Ukraine and Russia were due to sign an elusive deal on Friday to help ease a global food crisis caused by the blockage of grain exports from the Black Sea.
The first major agreement between the warring parties since Russia invaded its neighbor in February comes with soaring global food prices and starvation in some of the world’s poorest countries.
UN Secretary-General Antonio Guterres was due to arrive in Turkey on Thursday for the signing ceremony at the lavish Dolmabahce Palace in Istanbul, on the Bosphorus Strait.
“The grain export agreement, of crucial importance for global food security, will be signed in Istanbul (Friday) under the auspices of President (Recep Tayyip) Erdogan and UN Secretary General Mr. Guterres, as well as Ukrainian and Russian delegations,” the Turkish leader’s spokesman said. Ibrahim Kalin tweeted.
Up to 25 million tonnes of wheat and other grains have been blocked in Ukrainian ports by Russian warships and landmines laid by Kyiv to stave off a feared amphibious assault.
The first direct talks between the military delegations of the warring parties since March – which Turkish and UN officials took part in Istanbul last week – have resulted in a first draft resolution of the impasse.
The parties were due to meet again this week for the eventual signing of a formal agreement.
But Russian President Vladimir Putin threatened to derail the talks, warning on Tuesday that he expected any deal to also deal with his own country’s stranded grain exports.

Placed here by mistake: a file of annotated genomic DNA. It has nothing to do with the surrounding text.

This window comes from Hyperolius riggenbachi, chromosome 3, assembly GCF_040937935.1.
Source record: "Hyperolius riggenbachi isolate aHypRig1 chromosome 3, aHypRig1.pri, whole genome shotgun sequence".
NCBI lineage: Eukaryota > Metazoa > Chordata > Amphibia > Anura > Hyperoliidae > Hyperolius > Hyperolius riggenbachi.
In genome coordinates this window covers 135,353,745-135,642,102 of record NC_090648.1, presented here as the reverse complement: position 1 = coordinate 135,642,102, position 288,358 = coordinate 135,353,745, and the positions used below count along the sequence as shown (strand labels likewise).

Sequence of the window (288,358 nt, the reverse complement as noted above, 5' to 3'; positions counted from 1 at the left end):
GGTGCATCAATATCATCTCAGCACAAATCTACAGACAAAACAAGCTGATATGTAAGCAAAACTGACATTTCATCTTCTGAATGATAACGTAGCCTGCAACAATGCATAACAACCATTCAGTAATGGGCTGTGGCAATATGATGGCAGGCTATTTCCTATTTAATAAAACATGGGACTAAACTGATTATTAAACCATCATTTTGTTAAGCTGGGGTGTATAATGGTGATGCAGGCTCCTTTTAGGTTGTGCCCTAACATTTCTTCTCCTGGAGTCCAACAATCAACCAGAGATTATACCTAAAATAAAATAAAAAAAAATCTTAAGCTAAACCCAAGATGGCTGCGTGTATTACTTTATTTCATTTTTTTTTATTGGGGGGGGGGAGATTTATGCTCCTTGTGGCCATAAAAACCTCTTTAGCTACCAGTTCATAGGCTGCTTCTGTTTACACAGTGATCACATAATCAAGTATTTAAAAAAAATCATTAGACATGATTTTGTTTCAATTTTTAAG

The five-month war is being waged in one of Europe’s most fertile regions by two of the world’s largest grain producers.
Almost all grain is usually shipped out of the region across the Black Sea.
Turkish Foreign Minister Mevlut Cavusoglu on Thursday acknowledged Putin’s concerns.
“When we solve this problem, not only will the export path for grain and sunflower oil from Ukraine be opened, but also for products from Russia,” he said.
“Even if these Russian products are not affected by the sanctions, there are blockages concerning shipping, insurance and the banking system,” he added.
“The US and the EU have promised to lift them.”
Turkey, a NATO member, has maintained good working relations with Moscow and Kyiv throughout the conflict.
A member of the Kyiv delegation for the negotiations said shipments could resume from three ports under Ukrainian control.
“Exports would pass through three ports: Odessa, Pivdennyi and Chornomorsk. But in the future, we hope to be able to expand them,” Ukrainian lawmaker Rustem Umerov told reporters.
He added that the security of shipments would be overseen by a UN monitoring group based in Istanbul.
Umerov also said Russian vessels should not be allowed in Ukrainian waters under the planned deal.
“We don’t trust them, even if they sign an agreement with the UN. It is an aggressor country,” he said.
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